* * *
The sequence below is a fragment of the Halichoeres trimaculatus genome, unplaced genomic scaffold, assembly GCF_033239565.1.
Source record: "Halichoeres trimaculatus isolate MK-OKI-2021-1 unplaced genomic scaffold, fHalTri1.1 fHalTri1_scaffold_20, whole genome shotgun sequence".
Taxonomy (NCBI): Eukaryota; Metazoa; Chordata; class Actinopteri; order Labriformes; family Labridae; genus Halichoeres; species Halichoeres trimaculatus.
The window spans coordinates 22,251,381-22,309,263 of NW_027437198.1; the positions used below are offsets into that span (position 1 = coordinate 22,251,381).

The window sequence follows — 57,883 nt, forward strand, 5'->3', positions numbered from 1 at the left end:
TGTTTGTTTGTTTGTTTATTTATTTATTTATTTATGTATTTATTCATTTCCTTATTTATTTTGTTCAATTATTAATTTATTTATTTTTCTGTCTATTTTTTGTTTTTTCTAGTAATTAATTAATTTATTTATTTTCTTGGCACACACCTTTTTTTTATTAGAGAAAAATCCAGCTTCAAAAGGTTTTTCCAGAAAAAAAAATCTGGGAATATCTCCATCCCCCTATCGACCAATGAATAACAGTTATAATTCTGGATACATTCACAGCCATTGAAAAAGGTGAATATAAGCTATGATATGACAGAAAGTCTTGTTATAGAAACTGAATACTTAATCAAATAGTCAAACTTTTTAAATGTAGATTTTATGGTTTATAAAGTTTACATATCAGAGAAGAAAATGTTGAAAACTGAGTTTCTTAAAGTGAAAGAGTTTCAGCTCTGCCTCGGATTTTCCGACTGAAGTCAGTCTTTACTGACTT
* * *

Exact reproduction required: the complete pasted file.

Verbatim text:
The sequence below is a fragment of the Halichoeres trimaculatus genome, unplaced genomic scaffold, assembly GCF_033239565.1.
Source record: "Halichoeres trimaculatus isolate MK-OKI-2021-1 unplaced genomic scaffold, fHalTri1.1 fHalTri1_scaffold_20, whole genome shotgun sequence".
Taxonomy (NCBI): Eukaryota; Metazoa; Chordata; class Actinopteri; order Labriformes; family Labridae; genus Halichoeres; species Halichoeres trimaculatus.
The window spans coordinates 22,251,381-22,309,263 of NW_027437198.1; the positions used below are offsets into that span (position 1 = coordinate 22,251,381).

The window sequence follows — 57,883 nt, forward strand, 5'->3', positions numbered from 1 at the left end:
TGTTTGTTTGTTTGTTTATTTATTTATTTATTTATGTATTTATTCATTTCCTTATTTATTTTGTTCAATTATTAATTTATTTATTTTTCTGTCTATTTTTTGTTTTTTCTAGTAATTAATTAATTTATTTATTTTCTTGGCACACACCTTTTTTTTATTAGAGAAAAATCCAGCTTCAAAAGGTTTTTCCAGAAAAAAAAATCTGGGAATATCTCCATCCCCCTATCGACCAATGAATAACAGTTATAATTCTGGATACATTCACAGCCATTGAAAAAGGTGAATATAAGCTATGATATGACAGAAAGTCTTGTTATAGAAACTGAATACTTAATCAAATAGTCAAACTTTTTAAATGTAGATTTTATGGTTTATAAAGTTTACATATCAGAGAAGAAAATGTTGAAAACTGAGTTTCTTAAAGTGAAAGAGTTTCAGCTCTGCCTCGGATTTTCCGACTGAAGTCAGTCTTTACTGACTT